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I want to enter the current date (ideally in the form YYYY-MM-DD hh:mm) as an option in a bash script:

I tried

/usr/local/bin/growlnotify -t "PMK" -m date

but then the variable -m inserts the string "date" in the output. How can I tell the script that it has to use the output value of the "date" command?

(I'm using MacOS X 10.6 and the growlnotify command is used to display a popup window with 2 strings ("PMK" and a second one where I'd like to get the current date/time) http://growl.info/ )

marked as duplicate by Gilles bash Oct 31 '14 at 23:11

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  • 1
    /usr/local/bin/growlnotify -t "PMK" -m $(date "+%F %H:%M") – Costas Oct 31 '14 at 10:46
  • thanks, as I already commented below, this strangely adds the time string after PMK (like PMK 12:08) and only the date is processed by the -m option. But it's ok for me for the moment, this must be something with the growlnotify command – MostlyHarmless Oct 31 '14 at 11:14

writing date as an argument to another command will not get you the output of that command, just the string you typed.

In bash you can insert the result from a command by including it in $( ). That leaves that you need to specify form (format) that you want to get from date, and that can be deduced from man date (FORMAT section):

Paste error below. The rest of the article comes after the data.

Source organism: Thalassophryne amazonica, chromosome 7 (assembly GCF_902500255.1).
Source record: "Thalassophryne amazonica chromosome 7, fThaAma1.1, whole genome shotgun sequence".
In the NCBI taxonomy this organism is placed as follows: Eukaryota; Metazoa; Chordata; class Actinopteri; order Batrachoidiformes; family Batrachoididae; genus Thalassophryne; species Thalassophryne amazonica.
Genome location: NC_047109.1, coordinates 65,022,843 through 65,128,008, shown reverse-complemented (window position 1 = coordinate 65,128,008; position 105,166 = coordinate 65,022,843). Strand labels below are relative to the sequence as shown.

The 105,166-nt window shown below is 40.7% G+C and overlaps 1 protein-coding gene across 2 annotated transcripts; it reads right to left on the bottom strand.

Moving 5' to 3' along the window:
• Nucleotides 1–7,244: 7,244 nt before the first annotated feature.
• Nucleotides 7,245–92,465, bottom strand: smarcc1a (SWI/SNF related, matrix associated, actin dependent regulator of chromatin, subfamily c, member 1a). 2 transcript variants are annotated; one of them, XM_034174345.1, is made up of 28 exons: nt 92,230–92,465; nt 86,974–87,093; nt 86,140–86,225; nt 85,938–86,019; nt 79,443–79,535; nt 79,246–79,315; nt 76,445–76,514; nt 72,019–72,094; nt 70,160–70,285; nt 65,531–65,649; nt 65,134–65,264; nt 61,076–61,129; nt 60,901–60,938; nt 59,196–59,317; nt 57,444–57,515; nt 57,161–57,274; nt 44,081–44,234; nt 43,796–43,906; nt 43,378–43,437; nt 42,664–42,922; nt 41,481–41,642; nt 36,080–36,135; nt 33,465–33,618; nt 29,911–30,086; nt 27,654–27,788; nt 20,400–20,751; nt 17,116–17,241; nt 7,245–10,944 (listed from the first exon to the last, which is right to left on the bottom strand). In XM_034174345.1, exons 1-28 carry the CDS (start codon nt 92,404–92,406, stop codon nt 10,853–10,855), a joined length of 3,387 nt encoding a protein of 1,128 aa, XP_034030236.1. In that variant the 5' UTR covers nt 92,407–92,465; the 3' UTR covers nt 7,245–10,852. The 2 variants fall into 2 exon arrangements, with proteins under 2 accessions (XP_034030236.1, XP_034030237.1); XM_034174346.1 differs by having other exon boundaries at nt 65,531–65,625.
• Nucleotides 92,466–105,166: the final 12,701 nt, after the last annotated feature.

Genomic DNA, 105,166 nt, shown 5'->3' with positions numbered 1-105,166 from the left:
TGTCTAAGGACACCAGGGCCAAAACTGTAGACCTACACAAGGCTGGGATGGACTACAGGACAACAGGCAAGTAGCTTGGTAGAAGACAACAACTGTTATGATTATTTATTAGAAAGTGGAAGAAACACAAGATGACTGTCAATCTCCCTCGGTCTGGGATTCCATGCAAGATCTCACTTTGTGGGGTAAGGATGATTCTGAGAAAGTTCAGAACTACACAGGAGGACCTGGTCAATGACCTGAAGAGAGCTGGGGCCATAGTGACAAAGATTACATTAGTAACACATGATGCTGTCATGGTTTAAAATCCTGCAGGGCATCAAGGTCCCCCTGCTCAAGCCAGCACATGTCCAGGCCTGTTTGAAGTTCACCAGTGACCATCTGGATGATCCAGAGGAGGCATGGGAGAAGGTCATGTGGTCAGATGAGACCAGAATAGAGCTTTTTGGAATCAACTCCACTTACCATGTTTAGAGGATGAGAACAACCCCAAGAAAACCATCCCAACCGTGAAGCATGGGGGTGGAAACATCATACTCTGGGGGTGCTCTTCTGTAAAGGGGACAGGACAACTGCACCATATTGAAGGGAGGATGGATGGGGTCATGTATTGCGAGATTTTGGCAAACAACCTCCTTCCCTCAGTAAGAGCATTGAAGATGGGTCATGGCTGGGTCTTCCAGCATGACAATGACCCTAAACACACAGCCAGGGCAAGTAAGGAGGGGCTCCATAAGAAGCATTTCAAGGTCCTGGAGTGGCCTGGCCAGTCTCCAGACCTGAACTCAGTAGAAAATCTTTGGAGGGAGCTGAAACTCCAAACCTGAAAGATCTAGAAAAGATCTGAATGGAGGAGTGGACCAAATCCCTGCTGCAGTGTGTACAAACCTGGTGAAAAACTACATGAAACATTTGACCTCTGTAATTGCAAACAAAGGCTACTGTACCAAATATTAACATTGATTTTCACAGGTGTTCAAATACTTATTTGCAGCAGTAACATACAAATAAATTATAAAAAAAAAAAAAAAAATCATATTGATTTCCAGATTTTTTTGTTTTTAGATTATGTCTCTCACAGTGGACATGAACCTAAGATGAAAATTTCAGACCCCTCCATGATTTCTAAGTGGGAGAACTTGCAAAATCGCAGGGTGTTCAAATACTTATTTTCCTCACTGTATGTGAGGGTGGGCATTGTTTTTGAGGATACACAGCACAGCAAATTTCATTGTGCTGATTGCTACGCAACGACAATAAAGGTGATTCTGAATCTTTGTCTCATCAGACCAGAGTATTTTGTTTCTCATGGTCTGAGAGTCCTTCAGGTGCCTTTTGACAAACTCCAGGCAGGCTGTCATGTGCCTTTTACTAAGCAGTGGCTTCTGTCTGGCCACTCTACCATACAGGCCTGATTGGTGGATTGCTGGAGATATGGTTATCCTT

date '+%Y-%m-%d %H:%M'

This will give you a 24h clock (There are other ways to get this result, as Costas indicated, but this way you can easily change the characters between the year representation e.g. Germans often want /).

The full invocation would then be (there is no need to quote PMK, but don't forget the $( ...)):

/usr/local/bin/growlnotify -t PMK -m "$(date '+%Y-%m-%d %H:%M')"
  • thanks a lot for your help! In fact, your suggested answer (if I add the $( ... ) ) strangely adds the time after "PMK" and only the date in the second line... but for the moment it's ok for me. – MostlyHarmless Oct 31 '14 at 11:09
  • @Martin: Probably this is caused by the shell splitting the output of date at the space, which makes the time a separate argument to growlnotify. Try putting double quotes around: "$(...)" – crater2150 Oct 31 '14 at 12:21
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    Put the $( ... ) part in double quotes: "$( ... )" otherwise the shell simply splits date's output at the space, just as if you had typed -m 2014-10-31 13:22 – wurtel Oct 31 '14 at 12:21
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    @Martin I did not only forgot the $(...) in the final line but, like wurtel indictated, also double quotes around the whole to keep the space separated output together as one option argument for grwInotify. – Anthon Oct 31 '14 at 12:56
  • great, now it works perfectly. :-) – MostlyHarmless Oct 31 '14 at 13:03

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